The decree as against Emily presents a different question. It is identical with the decree against Frank, which was founded on the express covenant. Emily, however, did not sign the covenant not to compete, and, since she was not the seller of the Hayes business, there is no basis to imply an

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agreement by her not to compete. The evidence does not bring the case within the class of cases where a third party induces or causes the covenantor to violate his covenant (Moran v. Dunphy, 177 Mass. 485; Beekman v. Marsters, 195 Mass. 205, 209-213; Comerford v. Meier, 302 Mass. 398, 404-405; Lumley v. Gye, 2 El. & Bl. 216), or of those cases where a third party merely assists or acts as the covenantor's agent in avoiding his covenant. Weickgenant v. Eccles, 173 Mich. 695, 700-701. Howell v. Keck, 127 N. J. Eq. 87. Lyle v. Haskins, 24 Wash. 2d 883, 901.

The evidence does, however, clearly establish that Emily deliberately and wilfully connived with her husband, and purposefully acted both with him and independently of him, to appropriate to herself and her husband the good will that the buyer had purchased from Frank. The good will thus bought and the good will which enured to the buyer after the purchase were exploited by Emily and her husband to their joint advantage in derogation of the sale and in breach of Frank's duty as an employee of the buyer. Although we are not aware of any reported case where the factual situation is sufficiently similar for us to cite as being precisely in point, we recognize that one of the concepts underlying the principle which restricts the right of a seller of a business to compete with the buyer in such a way as to deprive the buyer of the good will which he has purchased is the fundamental concept of fair dealing. See Novelty Bias Binding Co. v. Shevrin, 342 Mass. 714, 717; Ranft v. Reimers, 200 Ill. 386, 394. Emily's conduct, in conjunction with that of her husband, in the circumstances here disclosed, amounts to a total disregard of that concept and reaches a form of unfair competition which calls for injunctive relief. Injunctive relief has been granted in comparable cases. Fleckenstein Bros. Co. v. Fleckenstein, 21 Dick. (N. J.) 252, 260. Merager v. Turnbull, 2 Wash. 2d 711, 725. Annotation, 94 A. L. R. 345-351. Williston, Contracts (Rev. ed.) Section 1641, pp. 4601-4602. We do not undertake to lay down any broad rule. The facts of the case dictate the result. A decree should be entered which will afford the buyer reasonable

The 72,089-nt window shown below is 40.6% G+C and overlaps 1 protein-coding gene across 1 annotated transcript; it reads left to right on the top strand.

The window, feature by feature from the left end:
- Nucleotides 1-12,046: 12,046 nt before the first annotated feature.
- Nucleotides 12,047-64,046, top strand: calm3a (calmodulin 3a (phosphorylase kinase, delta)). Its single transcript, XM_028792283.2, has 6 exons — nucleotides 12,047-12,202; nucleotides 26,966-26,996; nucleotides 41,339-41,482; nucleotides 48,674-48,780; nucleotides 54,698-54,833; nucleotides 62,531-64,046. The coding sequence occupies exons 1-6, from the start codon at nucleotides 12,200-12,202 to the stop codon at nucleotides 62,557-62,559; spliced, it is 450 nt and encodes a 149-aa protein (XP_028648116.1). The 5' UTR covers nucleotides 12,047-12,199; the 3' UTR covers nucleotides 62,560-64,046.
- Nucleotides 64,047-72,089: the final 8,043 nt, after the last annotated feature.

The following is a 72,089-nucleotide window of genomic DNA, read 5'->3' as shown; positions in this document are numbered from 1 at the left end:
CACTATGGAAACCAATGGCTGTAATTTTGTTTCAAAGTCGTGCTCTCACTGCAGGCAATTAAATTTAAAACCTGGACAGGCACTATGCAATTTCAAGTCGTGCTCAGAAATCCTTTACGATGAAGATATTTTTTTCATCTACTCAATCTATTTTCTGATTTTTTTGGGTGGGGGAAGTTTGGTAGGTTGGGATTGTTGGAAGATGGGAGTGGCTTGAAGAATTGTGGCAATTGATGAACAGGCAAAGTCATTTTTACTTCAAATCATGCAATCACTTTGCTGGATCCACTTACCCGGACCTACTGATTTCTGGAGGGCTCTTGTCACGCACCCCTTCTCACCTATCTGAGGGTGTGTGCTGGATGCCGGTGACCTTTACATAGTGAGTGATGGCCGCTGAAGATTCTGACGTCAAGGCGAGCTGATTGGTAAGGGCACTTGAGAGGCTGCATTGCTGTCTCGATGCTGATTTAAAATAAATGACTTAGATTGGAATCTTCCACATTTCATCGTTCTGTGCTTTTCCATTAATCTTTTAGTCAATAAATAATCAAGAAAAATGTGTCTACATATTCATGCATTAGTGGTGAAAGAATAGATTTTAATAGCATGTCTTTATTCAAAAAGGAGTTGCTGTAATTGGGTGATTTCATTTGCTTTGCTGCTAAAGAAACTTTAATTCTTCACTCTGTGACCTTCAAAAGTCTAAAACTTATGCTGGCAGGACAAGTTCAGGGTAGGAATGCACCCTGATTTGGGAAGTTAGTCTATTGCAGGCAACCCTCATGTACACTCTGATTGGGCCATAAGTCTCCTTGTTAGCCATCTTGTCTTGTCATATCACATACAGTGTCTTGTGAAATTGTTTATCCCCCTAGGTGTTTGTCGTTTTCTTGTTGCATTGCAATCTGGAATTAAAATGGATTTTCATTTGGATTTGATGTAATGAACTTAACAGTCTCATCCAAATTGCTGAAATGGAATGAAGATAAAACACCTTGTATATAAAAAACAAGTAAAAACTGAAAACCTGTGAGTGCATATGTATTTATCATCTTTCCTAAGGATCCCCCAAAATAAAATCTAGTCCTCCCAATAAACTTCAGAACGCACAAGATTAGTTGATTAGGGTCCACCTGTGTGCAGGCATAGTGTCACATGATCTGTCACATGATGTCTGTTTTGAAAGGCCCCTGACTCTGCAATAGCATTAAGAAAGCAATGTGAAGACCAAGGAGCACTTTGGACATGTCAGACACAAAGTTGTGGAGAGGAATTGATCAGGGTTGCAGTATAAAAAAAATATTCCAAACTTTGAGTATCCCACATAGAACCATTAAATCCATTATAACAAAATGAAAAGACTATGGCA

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protection from the activities engaged in by Emily. Foss v. Roby, 195 Mass. 292, 297-298. Accordingly, the decree should be modified to provide that Emily be enjoined for a period of ten years commencing January 12, 1962, from soliciting, directly or indirectly, for the sale of fuel oil, any person who was a customer of S. J. Hayes & Son and, for the same period, from engaging, directly or indirectly, in the business of selling fuel oil in Worcester, Grafton Center, North Grafton, Millbury, and Shrewsbury.

The decree is to be modified in accordance with the foregoing and, as so modified, it is affirmed with costs.

So ordered.


[Note 1] The other plaintiffs are Hayes Oil Corporation (Hayes Oil) and Central Oil Company of Worcester (Central Oil).

[Note 2] The other defendants are Emily Hayes, wife of the defendant Frank, Emma F. Hayes, mother of Frank, and Grafton Oil Company, Inc. The bill was dismissed as to the defendant Emma F. Hayes, and there has been no appeal from that aspect of the decree by the plaintiffs.